NVIDIA's Hungry GeForce RTX 4080 Power Draw Is Allegedly 100W Higher Than RTX 3080

hero PCIe 50 connector
It's not really news to tell you that the next generation of graphics cards is going to be power-hungry. Truth be told, we don't have any official information on that point whatsoever, neither from AMD nor NVIDIA. The writing is on the wall, though; besides the constant leaks implying that the next GPU releases from teams both red and green will be monstrous, power-thirsty beasts, there's also the creation of that 12VHPWR connector.

This week brings yet another leak from one of the usual sources, kopite7kimi. On the first of the month he noted that the RTX 4090's TGP (total graphics power) is still unknown, and could be as high as 600 watts, which is just a reiteration of previous leaks. However, he also noted that the RTX 4080 could go as high as 450W, and that a hypothetical RTX 4070 could hit 400W if it uses GDDR6X memory. (The extant RTX 3070 uses standard GDDR6.)

kopite7kimi tweets

Well, yesterday, kopite7kimi revised his earlier assessment of the proposed GeForce RTX 4080's power demands, stating that the "possible RTX 4080, PG139-SKU360, has a 420W TGP". He also noted that this product would be based on an AD103 processor. The only "103"-series chip that NVIDIA has ever created is the rarely-seen AD103 that is known to be used in some laptop GeForce RTX 3080 Ti models, so that's pretty interesting, too.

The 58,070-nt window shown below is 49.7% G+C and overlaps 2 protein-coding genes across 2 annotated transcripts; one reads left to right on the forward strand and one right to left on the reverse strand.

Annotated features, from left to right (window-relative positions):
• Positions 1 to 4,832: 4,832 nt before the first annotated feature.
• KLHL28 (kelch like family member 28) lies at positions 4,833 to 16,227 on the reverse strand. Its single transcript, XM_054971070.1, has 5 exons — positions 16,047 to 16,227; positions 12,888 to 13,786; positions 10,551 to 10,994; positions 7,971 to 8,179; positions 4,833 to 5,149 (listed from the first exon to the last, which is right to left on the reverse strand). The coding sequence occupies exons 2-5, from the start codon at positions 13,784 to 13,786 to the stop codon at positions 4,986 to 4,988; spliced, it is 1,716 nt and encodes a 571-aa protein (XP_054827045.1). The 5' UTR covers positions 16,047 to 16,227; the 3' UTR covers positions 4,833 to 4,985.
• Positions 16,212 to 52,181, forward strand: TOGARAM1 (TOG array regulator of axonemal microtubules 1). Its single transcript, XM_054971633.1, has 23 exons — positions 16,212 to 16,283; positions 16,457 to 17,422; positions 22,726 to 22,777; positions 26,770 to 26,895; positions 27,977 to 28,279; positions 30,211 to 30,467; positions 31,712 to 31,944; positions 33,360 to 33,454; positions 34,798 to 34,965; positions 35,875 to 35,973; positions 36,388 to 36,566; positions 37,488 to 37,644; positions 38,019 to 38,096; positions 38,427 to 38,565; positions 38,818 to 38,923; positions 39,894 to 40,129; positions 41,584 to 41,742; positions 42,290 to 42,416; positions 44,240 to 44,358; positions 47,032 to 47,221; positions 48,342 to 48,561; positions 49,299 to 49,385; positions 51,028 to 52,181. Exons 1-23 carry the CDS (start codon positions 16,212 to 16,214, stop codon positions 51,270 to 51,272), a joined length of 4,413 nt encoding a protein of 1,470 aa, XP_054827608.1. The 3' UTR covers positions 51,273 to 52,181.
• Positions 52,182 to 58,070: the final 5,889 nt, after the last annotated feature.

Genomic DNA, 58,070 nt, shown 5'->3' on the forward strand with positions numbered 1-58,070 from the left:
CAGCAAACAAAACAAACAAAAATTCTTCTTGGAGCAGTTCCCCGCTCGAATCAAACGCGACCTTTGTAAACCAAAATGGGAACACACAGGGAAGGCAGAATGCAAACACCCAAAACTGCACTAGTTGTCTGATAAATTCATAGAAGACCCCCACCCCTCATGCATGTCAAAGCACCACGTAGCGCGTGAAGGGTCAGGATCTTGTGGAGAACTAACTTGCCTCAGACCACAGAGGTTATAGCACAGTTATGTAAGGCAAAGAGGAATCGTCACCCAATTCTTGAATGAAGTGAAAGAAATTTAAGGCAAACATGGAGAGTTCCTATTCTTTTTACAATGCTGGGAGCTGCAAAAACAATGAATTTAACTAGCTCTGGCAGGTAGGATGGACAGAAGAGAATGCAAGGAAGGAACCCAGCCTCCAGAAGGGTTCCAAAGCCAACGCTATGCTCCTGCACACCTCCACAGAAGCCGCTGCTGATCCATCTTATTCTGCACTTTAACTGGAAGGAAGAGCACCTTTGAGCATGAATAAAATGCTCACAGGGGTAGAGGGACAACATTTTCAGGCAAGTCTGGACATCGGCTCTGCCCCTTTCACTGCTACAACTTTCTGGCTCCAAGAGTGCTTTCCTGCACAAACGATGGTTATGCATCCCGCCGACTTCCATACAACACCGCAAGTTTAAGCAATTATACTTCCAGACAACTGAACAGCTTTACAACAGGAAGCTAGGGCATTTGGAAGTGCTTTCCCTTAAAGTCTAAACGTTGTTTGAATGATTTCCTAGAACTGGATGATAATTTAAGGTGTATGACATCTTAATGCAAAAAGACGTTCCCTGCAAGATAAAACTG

It goes without saying that 420W is a lot of power. That puts it ahead of every single desktop GeForce to date except for the GeForce RTX 3090 Ti. That card is marked down for 450 watts; that's not too far ahead of the hypothetical GeForce RTX 4080. Compared to the GeForce RTX 3080, it's fully 100 more watts—at least, compared to the original recipe with 10 GB of RAM.
logic density scaling trend
Image: TSMC

Keep in mind that these cards are once again going to be using chips fabricated at TSMC, and on a smaller process than the Ampere GPUs. The GeForce 3000 series is fabricated on Samsung's 8N process, which is thought to be slightly inferior to TSMC's N7. The Ada Lovelace family is going to be fabricated on TSMC's N5, and yet the power budgets are still going up, tier-for-tier.

So saying, we expect some seriously stupendous performance out of NVIDIA's new GPUs when they arrive. If earlier leaks are accurate, that should happen starting in August.